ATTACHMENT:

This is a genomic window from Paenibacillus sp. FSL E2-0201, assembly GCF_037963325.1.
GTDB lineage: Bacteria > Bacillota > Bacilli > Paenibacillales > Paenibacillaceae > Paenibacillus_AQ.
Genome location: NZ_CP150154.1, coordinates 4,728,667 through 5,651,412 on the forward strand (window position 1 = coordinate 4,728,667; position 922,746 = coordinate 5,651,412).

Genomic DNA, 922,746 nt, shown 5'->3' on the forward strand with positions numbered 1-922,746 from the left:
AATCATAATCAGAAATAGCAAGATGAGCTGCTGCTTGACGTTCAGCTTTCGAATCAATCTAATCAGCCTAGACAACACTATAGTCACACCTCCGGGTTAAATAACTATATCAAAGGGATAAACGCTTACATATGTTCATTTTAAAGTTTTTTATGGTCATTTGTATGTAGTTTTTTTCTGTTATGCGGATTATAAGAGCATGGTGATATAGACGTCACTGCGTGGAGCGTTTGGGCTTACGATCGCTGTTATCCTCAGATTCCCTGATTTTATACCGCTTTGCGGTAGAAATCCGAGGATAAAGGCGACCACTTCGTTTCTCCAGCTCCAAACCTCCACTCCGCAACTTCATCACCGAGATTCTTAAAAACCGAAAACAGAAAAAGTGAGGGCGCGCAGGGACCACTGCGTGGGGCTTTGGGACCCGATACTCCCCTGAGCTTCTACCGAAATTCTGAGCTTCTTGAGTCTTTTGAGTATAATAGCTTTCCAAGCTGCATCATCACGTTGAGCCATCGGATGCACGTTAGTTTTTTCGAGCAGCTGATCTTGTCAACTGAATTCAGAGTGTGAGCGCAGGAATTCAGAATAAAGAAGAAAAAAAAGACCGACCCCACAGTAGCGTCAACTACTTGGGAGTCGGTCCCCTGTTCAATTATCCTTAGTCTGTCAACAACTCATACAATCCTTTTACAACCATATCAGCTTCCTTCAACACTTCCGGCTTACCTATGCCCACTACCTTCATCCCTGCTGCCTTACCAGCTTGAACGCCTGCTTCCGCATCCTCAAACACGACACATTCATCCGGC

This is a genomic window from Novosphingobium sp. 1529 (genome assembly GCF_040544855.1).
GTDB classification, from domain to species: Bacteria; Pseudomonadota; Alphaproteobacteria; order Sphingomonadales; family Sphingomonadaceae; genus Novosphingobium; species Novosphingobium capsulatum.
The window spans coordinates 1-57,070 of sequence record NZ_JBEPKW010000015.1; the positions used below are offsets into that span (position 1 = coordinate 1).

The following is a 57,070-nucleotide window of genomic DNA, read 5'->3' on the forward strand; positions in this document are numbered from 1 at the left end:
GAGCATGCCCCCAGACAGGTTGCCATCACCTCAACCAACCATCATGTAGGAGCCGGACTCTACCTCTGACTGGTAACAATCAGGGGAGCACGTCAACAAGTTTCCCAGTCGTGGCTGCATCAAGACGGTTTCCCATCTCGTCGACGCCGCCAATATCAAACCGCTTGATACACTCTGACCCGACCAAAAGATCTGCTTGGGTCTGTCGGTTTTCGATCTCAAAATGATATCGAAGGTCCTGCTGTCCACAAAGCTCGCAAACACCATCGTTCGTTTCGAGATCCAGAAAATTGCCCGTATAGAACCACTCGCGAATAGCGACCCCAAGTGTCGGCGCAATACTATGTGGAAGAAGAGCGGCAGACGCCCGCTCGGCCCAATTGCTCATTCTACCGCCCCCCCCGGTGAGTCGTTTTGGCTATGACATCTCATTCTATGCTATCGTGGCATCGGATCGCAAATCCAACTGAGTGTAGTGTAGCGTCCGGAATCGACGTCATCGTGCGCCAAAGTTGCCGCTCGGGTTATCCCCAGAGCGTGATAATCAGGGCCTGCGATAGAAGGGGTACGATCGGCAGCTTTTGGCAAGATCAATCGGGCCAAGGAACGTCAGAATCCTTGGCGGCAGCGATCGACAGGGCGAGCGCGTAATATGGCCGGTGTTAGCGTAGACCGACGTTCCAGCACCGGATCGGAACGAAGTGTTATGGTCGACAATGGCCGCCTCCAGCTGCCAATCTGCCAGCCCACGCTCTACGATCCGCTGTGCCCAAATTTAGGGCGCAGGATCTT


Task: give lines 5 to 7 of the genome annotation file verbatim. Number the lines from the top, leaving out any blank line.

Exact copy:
AATCATAATCAGAAATAGCAAGATGAGCTGCTGCTTGACGTTCAGCTTTCGAATCAATCTAATCAGCCTAGACAACACTATAGTCACACCTCCGGGTTAAATAACTATATCAAAGGGATAAACGCTTACATATGTTCATTTTAAAGTTTTTTATGGTCATTTGTATGTAGTTTTTTTCTGTTATGCGGATTATAAGAGCATGGTGATATAGACGTCACTGCGTGGAGCGTTTGGGCTTACGATCGCTGTTATCCTCAGATTCCCTGATTTTATACCGCTTTGCGGTAGAAATCCGAGGATAAAGGCGACCACTTCGTTTCTCCAGCTCCAAACCTCCACTCCGCAACTTCATCACCGAGATTCTTAAAAACCGAAAACAGAAAAAGTGAGGGCGCGCAGGGACCACTGCGTGGGGCTTTGGGACCCGATACTCCCCTGAGCTTCTACCGAAATTCTGAGCTTCTTGAGTCTTTTGAGTATAATAGCTTTCCAAGCTGCATCATCACGTTGAGCCATCGGATGCACGTTAGTTTTTTCGAGCAGCTGATCTTGTCAACTGAATTCAGAGTGTGAGCGCAGGAATTCAGAATAAAGAAGAAAAAAAAGACCGACCCCACAGTAGCGTCAACTACTTGGGAGTCGGTCCCCTGTTCAATTATCCTTAGTCTGTCAACAACTCATACAATCCTTTTACAACCATATCAGCTTCCTTCAACACTTCCGGCTTACCTATGCCCACTACCTTCATCCCTGCTGCCTTACCAGCTTGAACGCCTGCTTCCGCATCCTCAAACACGACACATTCATCCGGC

This is a genomic window from Novosphingobium sp. 1529 (genome assembly GCF_040544855.1).
GTDB classification, from domain to species: Bacteria; Pseudomonadota; Alphaproteobacteria; order Sphingomonadales; family Sphingomonadaceae; genus Novosphingobium; species Novosphingobium capsulatum.